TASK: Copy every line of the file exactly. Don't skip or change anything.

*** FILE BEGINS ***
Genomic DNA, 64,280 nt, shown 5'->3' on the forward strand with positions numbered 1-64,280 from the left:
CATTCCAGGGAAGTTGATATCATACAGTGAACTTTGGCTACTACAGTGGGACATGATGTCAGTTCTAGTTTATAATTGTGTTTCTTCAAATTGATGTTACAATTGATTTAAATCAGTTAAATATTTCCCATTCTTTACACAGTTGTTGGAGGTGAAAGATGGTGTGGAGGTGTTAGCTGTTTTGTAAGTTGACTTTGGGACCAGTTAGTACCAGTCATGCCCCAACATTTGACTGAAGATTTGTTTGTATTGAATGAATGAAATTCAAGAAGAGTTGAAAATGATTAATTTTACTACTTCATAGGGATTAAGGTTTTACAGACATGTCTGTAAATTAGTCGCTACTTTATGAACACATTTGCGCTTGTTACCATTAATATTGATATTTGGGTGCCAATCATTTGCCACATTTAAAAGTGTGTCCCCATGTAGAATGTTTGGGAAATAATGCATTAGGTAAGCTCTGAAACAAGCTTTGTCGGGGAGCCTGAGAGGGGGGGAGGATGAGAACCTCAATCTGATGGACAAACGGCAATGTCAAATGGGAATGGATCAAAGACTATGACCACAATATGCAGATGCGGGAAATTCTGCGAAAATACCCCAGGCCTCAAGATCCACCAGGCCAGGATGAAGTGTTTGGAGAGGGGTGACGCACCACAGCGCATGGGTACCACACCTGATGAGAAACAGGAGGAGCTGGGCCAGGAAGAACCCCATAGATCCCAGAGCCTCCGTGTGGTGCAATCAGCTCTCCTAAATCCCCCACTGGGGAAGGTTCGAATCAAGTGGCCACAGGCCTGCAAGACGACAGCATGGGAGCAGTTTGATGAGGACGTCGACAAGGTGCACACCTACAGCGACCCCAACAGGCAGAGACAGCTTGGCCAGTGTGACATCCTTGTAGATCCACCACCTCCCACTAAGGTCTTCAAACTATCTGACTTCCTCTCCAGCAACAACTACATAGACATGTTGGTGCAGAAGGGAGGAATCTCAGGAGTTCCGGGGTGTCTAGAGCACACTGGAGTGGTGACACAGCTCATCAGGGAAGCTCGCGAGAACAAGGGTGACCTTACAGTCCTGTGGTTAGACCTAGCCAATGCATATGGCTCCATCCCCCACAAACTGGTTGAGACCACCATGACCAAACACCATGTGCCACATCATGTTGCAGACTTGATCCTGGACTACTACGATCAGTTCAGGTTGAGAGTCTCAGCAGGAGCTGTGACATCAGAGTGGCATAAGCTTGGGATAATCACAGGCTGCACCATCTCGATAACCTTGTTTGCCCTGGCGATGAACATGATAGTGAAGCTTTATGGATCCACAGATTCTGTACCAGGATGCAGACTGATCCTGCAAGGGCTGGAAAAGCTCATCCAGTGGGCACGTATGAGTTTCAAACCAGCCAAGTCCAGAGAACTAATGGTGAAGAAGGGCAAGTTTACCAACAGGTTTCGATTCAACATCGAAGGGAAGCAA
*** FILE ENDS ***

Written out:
Genomic DNA, 64,280 nt, shown 5'->3' on the forward strand with positions numbered 1-64,280 from the left:
CATTCCAGGGAAGTTGATATCATACAGTGAACTTTGGCTACTACAGTGGGACATGATGTCAGTTCTAGTTTATAATTGTGTTTCTTCAAATTGATGTTACAATTGATTTAAATCAGTTAAATATTTCCCATTCTTTACACAGTTGTTGGAGGTGAAAGATGGTGTGGAGGTGTTAGCTGTTTTGTAAGTTGACTTTGGGACCAGTTAGTACCAGTCATGCCCCAACATTTGACTGAAGATTTGTTTGTATTGAATGAATGAAATTCAAGAAGAGTTGAAAATGATTAATTTTACTACTTCATAGGGATTAAGGTTTTACAGACATGTCTGTAAATTAGTCGCTACTTTATGAACACATTTGCGCTTGTTACCATTAATATTGATATTTGGGTGCCAATCATTTGCCACATTTAAAAGTGTGTCCCCATGTAGAATGTTTGGGAAATAATGCATTAGGTAAGCTCTGAAACAAGCTTTGTCGGGGAGCCTGAGAGGGGGGGAGGATGAGAACCTCAATCTGATGGACAAACGGCAATGTCAAATGGGAATGGATCAAAGACTATGACCACAATATGCAGATGCGGGAAATTCTGCGAAAATACCCCAGGCCTCAAGATCCACCAGGCCAGGATGAAGTGTTTGGAGAGGGGTGACGCACCACAGCGCATGGGTACCACACCTGATGAGAAACAGGAGGAGCTGGGCCAGGAAGAACCCCATAGATCCCAGAGCCTCCGTGTGGTGCAATCAGCTCTCCTAAATCCCCCACTGGGGAAGGTTCGAATCAAGTGGCCACAGGCCTGCAAGACGACAGCATGGGAGCAGTTTGATGAGGACGTCGACAAGGTGCACACCTACAGCGACCCCAACAGGCAGAGACAGCTTGGCCAGTGTGACATCCTTGTAGATCCACCACCTCCCACTAAGGTCTTCAAACTATCTGACTTCCTCTCCAGCAACAACTACATAGACATGTTGGTGCAGAAGGGAGGAATCTCAGGAGTTCCGGGGTGTCTAGAGCACACTGGAGTGGTGACACAGCTCATCAGGGAAGCTCGCGAGAACAAGGGTGACCTTACAGTCCTGTGGTTAGACCTAGCCAATGCATATGGCTCCATCCCCCACAAACTGGTTGAGACCACCATGACCAAACACCATGTGCCACATCATGTTGCAGACTTGATCCTGGACTACTACGATCAGTTCAGGTTGAGAGTCTCAGCAGGAGCTGTGACATCAGAGTGGCATAAGCTTGGGATAATCACAGGCTGCACCATCTCGATAACCTTGTTTGCCCTGGCGATGAACATGATAGTGAAGCTTTATGGATCCACAGATTCTGTACCAGGATGCAGACTGATCCTGCAAGGGCTGGAAAAGCTCATCCAGTGGGCACGTATGAGTTTCAAACCAGCCAAGTCCAGAGAACTAATGGTGAAGAAGGGCAAGTTTACCAACAGGTTTCGATTCAACATCGAAGGGAAGCAA